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Minolta was a Japanese company that, under one name or another, manufactured cameras from 1929 to 2003. It produced cameras for many film formats, from 16mm film to medium format. In the 1950s Chiyoda, as it was then called, ventured beyond production of cameras and binoculars into business services, especially photocopiers. Most branches of the company were related to optics: the copier branch, the exposure meter branch, etc. Minolta was succeeded by Konica Minolta after the merger with Konica in 2003.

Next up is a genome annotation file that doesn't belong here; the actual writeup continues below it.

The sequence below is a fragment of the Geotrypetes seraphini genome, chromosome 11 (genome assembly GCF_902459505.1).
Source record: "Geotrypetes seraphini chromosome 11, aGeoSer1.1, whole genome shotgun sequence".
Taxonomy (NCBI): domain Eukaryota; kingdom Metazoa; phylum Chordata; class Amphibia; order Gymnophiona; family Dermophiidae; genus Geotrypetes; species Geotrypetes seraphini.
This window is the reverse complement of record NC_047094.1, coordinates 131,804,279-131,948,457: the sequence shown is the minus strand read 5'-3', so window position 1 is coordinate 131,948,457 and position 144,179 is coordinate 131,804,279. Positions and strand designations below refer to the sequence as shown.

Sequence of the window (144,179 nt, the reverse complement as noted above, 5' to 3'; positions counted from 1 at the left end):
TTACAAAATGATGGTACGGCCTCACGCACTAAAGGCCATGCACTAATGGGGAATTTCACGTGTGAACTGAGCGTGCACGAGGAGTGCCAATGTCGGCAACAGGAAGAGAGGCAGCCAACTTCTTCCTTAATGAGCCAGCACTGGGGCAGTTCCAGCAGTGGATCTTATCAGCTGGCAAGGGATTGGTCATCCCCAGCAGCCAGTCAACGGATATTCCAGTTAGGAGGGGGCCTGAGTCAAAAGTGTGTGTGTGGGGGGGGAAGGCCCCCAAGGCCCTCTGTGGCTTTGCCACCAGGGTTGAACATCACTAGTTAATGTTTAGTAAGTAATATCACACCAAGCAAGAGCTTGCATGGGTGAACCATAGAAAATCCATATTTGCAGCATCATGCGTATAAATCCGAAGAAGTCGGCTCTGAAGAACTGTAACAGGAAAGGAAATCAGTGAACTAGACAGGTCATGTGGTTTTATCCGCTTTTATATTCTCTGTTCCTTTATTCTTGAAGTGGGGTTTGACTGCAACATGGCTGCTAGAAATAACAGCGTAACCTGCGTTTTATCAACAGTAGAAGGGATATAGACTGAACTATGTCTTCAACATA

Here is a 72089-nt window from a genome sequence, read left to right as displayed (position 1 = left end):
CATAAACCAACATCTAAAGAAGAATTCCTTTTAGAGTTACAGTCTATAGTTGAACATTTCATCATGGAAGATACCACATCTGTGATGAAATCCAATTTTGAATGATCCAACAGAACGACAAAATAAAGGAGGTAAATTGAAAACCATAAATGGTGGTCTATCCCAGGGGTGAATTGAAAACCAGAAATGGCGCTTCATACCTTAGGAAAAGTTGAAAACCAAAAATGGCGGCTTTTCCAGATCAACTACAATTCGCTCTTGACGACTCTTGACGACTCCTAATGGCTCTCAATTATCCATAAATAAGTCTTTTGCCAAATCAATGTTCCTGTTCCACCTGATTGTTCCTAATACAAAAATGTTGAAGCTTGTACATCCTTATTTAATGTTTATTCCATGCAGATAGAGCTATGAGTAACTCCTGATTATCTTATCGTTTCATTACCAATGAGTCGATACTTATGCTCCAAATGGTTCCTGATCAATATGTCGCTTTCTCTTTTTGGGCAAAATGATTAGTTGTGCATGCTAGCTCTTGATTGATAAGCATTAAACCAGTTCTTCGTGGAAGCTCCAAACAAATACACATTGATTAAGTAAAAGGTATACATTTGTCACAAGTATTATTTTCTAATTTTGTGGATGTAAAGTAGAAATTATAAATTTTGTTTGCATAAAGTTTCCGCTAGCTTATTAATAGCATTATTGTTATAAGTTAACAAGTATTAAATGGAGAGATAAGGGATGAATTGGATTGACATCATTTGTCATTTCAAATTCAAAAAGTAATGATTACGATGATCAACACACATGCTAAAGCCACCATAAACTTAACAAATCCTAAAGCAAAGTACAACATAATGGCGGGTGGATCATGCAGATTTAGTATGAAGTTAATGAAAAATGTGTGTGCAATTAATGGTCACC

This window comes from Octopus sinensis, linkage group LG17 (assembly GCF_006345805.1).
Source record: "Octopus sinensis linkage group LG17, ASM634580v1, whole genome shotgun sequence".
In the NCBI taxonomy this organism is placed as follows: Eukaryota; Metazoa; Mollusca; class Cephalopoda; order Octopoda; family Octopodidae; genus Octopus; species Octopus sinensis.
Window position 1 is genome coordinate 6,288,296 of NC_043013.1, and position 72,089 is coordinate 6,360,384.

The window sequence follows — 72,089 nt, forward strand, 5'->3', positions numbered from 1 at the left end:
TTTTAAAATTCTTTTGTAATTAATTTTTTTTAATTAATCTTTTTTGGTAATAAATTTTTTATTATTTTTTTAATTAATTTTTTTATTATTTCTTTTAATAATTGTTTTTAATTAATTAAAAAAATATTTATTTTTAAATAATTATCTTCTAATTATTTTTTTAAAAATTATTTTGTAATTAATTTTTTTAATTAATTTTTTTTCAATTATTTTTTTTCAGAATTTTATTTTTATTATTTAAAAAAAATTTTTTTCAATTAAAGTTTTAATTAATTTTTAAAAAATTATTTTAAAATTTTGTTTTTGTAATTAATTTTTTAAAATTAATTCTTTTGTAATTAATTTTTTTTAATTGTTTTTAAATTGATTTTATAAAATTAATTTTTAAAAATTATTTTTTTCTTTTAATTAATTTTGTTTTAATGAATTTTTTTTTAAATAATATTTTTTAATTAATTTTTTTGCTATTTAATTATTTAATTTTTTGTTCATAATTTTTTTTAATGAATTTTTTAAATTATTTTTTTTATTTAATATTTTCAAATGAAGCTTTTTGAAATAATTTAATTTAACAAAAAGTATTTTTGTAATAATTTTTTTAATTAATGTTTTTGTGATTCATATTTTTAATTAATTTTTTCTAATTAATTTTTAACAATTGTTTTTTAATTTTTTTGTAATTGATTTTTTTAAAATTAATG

The company was founded in Osaka on November 11, 1928 by Kazuo Tashima, under the name Nichidoku Shashinki Sh'ten. Tashima got support from the German camera technicians Billy Neumann and Willy Heilemann, and the first cameras used lenses and shutters imported from Germany. A plant was built in Mukogawa, in the prefecture of Hy?go. The first camera produced by the company was the Nifcarette released in 1929. It was followed by the Nifcaklapp and Nifcasport folding cameras and by the Nifca-Dox strut-folder, all taking film plates or pack film. At this early period, all the cameras were directly advertised and distributed by the company, which was using a round logo with the letters N, D, PH and Co assembled inside a circle, surely for Nichi Doku Photo Company. In 1930, a strike occurred in the Mukogawa plant, whose director was Willy Heilemann. Heilemann dismissed all the strikers and opposed Tashima, who was favouring more moderate measures.... from Camerapedia.org